Israeli Prime Minister Benjamin Netanyahu said Sunday his country will never withdraw from the Golan Heights and the strategic plateau bordering Syria will forever stay in Israeli hands.
In a ceremonial Cabinet meeting in the Golan marking the one-year anniversary of his current government's formation, Netanyahu said he doubts Syria will ever return to what it was before the devastating civil war that has gripped it for more than five years.
He said he would not oppose diplomatic efforts to stabilize Syria as long as they didn't come at the expense of Israel's security. Netanyahu added that, regardless, the border would not change and it was time for the world to finally recognize Israel's sovereignty over the Golan.
"I chose to have this festive Cabinet meeting on the Golan Heights to send a clear message: The Golan Heights will forever remain in Israeli hands," he said. "It's time, after 50 years, that the international community finally recognizes that the Golan will forever remain under Israeli sovereignty."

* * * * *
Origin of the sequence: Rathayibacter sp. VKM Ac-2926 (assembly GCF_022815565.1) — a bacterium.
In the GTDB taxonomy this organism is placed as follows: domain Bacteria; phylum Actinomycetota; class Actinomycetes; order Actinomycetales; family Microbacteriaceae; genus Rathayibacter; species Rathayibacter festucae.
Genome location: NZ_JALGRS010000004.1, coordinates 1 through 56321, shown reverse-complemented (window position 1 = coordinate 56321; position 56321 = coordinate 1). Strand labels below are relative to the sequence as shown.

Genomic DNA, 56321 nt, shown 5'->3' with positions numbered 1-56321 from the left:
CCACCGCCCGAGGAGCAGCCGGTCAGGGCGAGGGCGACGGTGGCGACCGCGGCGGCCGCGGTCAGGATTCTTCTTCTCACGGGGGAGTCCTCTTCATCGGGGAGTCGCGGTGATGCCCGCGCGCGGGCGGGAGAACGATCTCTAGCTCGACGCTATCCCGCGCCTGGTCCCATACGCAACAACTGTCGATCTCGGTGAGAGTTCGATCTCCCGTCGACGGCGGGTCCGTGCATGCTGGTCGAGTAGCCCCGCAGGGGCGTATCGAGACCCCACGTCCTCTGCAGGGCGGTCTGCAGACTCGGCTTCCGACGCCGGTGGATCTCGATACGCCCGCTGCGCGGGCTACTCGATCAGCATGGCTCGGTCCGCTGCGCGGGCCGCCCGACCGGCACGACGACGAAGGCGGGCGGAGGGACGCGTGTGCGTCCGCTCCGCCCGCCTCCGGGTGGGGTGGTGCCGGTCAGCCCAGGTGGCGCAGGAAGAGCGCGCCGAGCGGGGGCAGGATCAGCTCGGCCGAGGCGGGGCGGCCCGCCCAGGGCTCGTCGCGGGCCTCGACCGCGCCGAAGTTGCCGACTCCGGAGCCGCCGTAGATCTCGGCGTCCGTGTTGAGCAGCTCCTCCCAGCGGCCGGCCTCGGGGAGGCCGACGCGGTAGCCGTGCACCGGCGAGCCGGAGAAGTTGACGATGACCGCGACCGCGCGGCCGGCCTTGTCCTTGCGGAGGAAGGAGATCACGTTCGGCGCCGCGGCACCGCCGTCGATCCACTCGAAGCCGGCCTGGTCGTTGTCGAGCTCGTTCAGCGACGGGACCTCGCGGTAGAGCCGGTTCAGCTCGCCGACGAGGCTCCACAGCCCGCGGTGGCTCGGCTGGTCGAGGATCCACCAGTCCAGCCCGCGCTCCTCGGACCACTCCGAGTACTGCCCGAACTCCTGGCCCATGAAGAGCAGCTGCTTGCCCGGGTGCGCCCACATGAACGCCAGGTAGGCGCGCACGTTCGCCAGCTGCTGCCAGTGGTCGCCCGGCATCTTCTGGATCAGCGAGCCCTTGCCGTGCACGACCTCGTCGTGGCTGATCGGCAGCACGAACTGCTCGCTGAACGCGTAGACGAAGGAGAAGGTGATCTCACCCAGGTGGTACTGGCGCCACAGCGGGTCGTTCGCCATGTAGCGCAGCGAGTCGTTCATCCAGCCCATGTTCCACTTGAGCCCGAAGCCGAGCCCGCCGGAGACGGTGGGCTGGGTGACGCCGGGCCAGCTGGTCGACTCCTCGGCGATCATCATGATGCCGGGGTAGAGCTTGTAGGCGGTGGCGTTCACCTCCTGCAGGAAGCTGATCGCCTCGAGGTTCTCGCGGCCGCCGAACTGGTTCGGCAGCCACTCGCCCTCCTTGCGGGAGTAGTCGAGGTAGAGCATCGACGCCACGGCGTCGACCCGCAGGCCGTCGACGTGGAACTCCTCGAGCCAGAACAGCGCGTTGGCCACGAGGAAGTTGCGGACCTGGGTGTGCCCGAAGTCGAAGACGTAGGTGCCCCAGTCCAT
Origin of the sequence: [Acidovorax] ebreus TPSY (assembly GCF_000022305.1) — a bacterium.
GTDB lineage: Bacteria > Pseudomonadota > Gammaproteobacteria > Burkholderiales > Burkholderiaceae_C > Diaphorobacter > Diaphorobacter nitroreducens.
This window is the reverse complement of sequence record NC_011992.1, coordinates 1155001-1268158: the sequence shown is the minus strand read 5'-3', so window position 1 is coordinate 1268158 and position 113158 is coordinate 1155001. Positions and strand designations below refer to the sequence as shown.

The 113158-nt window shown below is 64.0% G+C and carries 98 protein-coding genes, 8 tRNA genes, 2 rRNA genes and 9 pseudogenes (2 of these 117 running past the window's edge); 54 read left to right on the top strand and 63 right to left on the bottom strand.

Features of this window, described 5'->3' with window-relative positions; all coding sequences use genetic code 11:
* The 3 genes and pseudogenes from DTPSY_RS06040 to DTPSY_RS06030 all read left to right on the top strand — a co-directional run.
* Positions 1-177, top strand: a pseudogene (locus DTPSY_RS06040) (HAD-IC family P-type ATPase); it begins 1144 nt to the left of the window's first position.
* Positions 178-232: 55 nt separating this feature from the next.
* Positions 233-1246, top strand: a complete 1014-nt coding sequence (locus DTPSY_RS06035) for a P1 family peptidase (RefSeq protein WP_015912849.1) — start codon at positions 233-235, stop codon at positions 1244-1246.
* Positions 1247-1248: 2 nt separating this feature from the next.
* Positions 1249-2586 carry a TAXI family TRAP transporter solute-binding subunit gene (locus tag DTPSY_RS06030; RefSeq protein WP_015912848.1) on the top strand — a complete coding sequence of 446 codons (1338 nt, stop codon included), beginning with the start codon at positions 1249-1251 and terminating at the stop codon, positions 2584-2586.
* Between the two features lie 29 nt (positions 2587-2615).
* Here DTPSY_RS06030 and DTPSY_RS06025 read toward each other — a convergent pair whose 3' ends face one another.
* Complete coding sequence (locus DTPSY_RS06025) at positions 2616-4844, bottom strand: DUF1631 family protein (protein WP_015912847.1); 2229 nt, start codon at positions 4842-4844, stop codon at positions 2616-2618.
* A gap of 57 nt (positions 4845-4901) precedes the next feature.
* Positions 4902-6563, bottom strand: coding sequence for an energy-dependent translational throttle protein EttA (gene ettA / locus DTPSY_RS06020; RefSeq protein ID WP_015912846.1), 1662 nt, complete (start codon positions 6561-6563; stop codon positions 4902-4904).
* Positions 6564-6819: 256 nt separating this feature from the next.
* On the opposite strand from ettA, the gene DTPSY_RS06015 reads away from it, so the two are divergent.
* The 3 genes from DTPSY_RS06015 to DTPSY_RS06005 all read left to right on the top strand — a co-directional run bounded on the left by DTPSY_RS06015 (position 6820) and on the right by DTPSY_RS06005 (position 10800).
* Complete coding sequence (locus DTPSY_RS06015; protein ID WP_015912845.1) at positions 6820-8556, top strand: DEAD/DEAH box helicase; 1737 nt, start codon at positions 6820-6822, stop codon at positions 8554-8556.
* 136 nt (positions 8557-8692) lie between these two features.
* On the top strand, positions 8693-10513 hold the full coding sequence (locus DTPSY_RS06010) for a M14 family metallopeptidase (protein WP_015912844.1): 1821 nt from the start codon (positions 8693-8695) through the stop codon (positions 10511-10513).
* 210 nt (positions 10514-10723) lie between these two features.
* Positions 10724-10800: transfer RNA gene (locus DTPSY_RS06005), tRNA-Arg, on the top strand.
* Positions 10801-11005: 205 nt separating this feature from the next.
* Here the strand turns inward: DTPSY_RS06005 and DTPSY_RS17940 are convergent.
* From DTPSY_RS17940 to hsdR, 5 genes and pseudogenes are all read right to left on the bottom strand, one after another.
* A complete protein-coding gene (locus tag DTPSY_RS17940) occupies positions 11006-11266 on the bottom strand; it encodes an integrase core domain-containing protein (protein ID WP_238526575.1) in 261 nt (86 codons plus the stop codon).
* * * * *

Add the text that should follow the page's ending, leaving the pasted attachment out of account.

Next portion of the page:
The remarks drew quick condemnation from Syria, which lays claim to the territory under international law.
Syria's Foreign Ministry lodged complaints with the U.N. Secretary General and Security Council over the Cabinet meeting, calling it "reckless" and "provocative." It called on the international community to push Israel out of what it called the, "occupied Syrian Golan."
Israel captured the Golan from Syria in the 1967 Mideast war and annexed it in 1981. An Israeli withdrawal was long seen as a key to any Israel-Syria peace agreement.
But as Syria began to disintegrate, the odds of Israel giving up the Golan — never a popular prospect among Israelis — have dimmed.
Since the aftermath of the 1973 Mideast war, the Golan has been the quietest of Israel's front lines, a place of hiking trails, bird-watching and winery tours.
Constantly looming in the background was the prospect of the Golan eventually returning to Syria as part of a peace accord. A plateau that looms over northern Israel, the Golan is considered by Israelis to be vital to their security and, unlike the West Bank, has carried far less political baggage.
Israel has largely stayed on the sidelines of the Syrian civil war and refrained from directly intervening. However, Netanyahu last week confirmed for the first time that Israel, as long suspected, had in fact struck a number of advanced weapon shipments from Syria to Hezbollah fighters in Lebanon.